UW-CTRI staff and collaborators attended the virtual 2020 grantee meeting of the nationwide Cancer Center Cessation Initiative (C3I), part of the National Cancer Institute’s (NCI) Cancer Moonshot Initiative, with the goal of helping cancer patients to quit tobacco use.
The meeting included representatives from NCI, UW-CTRI, C3I, and 52 C3I cancer centers. This included:
- 10 new C3I funded centers.
- 42 centers in the first two cohorts, 31 of whom no longer receive C3I funding.
- 11 centers who have extended funding for one year.
Typically in healthcare, what gets paid for gets done, so the fact that so many centers have remained engaged in the project after C3I funding ceased shows the level of commitment to helping cancer patients quit tobacco use, and to working together.
“We continue to show value, to add value to their work,” said UW-CCC Assistant Director and Principal Investigator of the C3I Coordinating Center Dr. Betsy Rolland. “They learn new things, discuss programs with their colleagues. It’s not limited to the cancer centers from the cohorts; anyone who is doing tobacco cessation with cancer patients can be part of this consortium. It’s an incredible network.”
The goal is to integrate tobacco treatment into oncology care in a sustainable way. NCI requests a commitment up front from the cancer centers to sustain this integration past funding timelines, and C3I helps them do so using electronic health records and other tools that can prompt tobacco intervention and facilitate it without burden or staff fatigue.
Among the speakers were Dr. Robert Croyle, director of the NCI Division of Cancer Control and Population Science. Croyle discussed how President-elect Joe Biden brokered the bi-partisan deal for the Cancer Moonshot in 2016 to honor of his late son Beau Biden, who died of cancer. The Cancer Moonshot is part of the 21st Century Cures Act passed in December 2016, which authorized $1.8 billion in funding for the Cancer Moonshot over 7 years. Croyle is eager to share with the President-elect an update on how C3I has put its part of that funding to good use to help cancer patients quit tobacco.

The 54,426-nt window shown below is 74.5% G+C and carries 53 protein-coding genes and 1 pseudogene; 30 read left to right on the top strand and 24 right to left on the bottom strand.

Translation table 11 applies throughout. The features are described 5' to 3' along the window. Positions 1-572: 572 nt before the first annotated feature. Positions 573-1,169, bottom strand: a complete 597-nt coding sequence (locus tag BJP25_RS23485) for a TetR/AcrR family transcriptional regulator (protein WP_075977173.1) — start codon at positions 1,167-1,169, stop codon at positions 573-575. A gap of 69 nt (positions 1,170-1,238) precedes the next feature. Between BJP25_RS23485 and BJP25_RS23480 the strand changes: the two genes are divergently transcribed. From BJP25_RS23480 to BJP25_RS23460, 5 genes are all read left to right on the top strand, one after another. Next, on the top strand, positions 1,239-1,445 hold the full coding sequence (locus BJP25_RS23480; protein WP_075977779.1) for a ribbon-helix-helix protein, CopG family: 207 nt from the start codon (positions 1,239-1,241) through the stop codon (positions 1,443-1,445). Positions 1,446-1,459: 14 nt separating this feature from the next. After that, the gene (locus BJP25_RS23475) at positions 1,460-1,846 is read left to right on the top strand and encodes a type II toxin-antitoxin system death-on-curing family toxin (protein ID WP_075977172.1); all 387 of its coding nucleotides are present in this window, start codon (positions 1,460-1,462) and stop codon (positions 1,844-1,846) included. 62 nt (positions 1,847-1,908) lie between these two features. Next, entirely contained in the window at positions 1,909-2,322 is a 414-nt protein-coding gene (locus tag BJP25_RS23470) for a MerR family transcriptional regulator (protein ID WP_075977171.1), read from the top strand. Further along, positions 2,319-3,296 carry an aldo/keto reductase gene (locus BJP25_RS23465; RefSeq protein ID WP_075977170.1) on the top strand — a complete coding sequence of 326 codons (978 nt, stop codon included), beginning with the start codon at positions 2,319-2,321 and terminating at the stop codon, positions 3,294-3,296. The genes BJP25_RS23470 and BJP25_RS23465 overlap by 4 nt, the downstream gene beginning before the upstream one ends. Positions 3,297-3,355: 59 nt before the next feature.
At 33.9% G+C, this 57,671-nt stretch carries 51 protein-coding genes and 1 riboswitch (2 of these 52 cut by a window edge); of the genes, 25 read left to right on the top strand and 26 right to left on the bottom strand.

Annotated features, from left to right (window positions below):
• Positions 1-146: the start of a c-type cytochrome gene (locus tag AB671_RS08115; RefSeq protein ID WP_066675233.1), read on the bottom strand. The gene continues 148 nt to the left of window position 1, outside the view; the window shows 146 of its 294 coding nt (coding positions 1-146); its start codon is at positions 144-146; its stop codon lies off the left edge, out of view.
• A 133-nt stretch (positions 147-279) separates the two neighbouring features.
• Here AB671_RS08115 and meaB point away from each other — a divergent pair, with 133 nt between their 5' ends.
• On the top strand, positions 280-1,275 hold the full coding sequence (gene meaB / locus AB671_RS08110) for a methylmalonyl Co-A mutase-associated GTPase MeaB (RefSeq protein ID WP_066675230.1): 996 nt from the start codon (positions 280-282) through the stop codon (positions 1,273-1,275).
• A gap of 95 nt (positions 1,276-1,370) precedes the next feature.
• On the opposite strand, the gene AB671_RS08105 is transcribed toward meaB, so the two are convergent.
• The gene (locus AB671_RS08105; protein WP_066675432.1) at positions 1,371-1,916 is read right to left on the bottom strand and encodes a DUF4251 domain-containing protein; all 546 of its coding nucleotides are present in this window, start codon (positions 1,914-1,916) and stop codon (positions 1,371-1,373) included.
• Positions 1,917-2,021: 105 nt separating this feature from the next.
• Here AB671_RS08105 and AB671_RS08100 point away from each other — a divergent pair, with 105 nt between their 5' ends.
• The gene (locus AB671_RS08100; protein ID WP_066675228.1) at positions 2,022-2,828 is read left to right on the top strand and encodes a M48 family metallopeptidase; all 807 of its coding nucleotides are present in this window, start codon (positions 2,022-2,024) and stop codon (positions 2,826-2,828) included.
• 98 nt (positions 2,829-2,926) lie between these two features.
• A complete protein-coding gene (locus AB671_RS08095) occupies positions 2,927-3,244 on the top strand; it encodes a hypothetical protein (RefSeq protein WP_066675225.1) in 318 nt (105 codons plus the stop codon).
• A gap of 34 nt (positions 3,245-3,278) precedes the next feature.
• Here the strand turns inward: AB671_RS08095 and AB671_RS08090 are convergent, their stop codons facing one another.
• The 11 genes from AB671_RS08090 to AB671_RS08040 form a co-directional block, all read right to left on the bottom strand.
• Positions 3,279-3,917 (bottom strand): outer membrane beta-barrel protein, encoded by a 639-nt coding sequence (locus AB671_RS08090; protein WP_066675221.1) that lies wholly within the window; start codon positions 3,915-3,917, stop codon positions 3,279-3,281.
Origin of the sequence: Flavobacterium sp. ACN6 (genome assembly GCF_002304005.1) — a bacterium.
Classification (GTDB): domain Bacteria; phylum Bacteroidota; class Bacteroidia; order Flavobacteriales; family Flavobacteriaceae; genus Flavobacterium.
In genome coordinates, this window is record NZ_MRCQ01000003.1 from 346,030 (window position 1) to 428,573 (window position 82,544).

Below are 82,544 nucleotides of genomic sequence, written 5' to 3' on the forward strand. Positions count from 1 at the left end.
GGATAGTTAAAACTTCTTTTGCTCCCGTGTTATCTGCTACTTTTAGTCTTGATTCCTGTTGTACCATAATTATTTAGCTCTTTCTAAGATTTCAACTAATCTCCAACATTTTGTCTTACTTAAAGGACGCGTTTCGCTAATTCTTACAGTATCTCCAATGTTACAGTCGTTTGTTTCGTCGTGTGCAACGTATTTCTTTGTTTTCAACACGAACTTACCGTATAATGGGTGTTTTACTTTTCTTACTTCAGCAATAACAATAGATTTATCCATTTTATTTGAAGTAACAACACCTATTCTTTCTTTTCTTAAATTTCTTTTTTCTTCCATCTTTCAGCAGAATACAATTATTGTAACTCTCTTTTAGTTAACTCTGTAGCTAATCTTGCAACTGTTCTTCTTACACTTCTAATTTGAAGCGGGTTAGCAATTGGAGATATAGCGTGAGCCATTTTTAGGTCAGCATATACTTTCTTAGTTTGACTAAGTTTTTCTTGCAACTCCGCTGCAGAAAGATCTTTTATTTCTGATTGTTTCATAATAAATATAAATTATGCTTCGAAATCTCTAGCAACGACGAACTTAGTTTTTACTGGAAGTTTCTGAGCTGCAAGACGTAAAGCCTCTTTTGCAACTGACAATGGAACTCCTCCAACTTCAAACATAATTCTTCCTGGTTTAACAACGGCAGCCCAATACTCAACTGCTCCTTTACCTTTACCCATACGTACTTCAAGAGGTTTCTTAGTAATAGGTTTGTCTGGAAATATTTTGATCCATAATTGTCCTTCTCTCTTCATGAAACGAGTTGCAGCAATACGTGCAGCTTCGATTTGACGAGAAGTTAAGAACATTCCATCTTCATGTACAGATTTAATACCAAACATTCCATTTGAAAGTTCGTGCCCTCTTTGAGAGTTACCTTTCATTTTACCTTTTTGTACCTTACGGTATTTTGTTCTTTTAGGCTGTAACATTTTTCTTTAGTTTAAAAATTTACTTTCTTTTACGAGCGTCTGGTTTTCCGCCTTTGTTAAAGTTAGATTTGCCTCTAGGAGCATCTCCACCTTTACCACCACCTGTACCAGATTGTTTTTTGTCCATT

NCI Director Dr. Ned Sharpless also addressed C3I meeting attendees, calling C3I a model for a research consortium.
From September 2018-September 2020, there have been 54 total C3I publications and presentations—including 22 journal articles as well as 32 posters and presentations at 20 different conferences.
And they’re not done yet. The grantees have formed six working groups with cross-network activities. Co-chairs of the working groups presented at the grantee meeting.
“The groups host monthly meetings, open to anyone within C3I or other researchers who are interested in the topic,” Rolland said. For example, the Family Systems and Equity and Diversity groups are collaborating on educational materials for families of patients who smoke, with an emphasis on families of various disparity groups. It’s another sign of stability and commitment. “That’s really exciting,” Rolland said.
The University of Wisconsin C3I team includes Rolland, UW-CCC Coordinating Center Manager Danielle Pauk, UW-CTRI Director of Biostatistical Operations Dr. Stevens Smith, UW-CTRI Outreach Director Rob Adsit, UW-CTRI Director of Research Dr. Tim Baker, UW-CTRI Director Dr. Michael Fiore, and C3I Project Coordinator Mara Minion.
UW-CCC Members from UW-CTRI:
- Dr. Tim Baker
- Dr. Jessica Cook
- Dr. Michael Fiore
- Dr. Doug Jorenby
- Dr. Jesse Kaye
- Dr. Danielle McCarthy
- Dr. Megan Piper
- Dr. Adrienne Johnson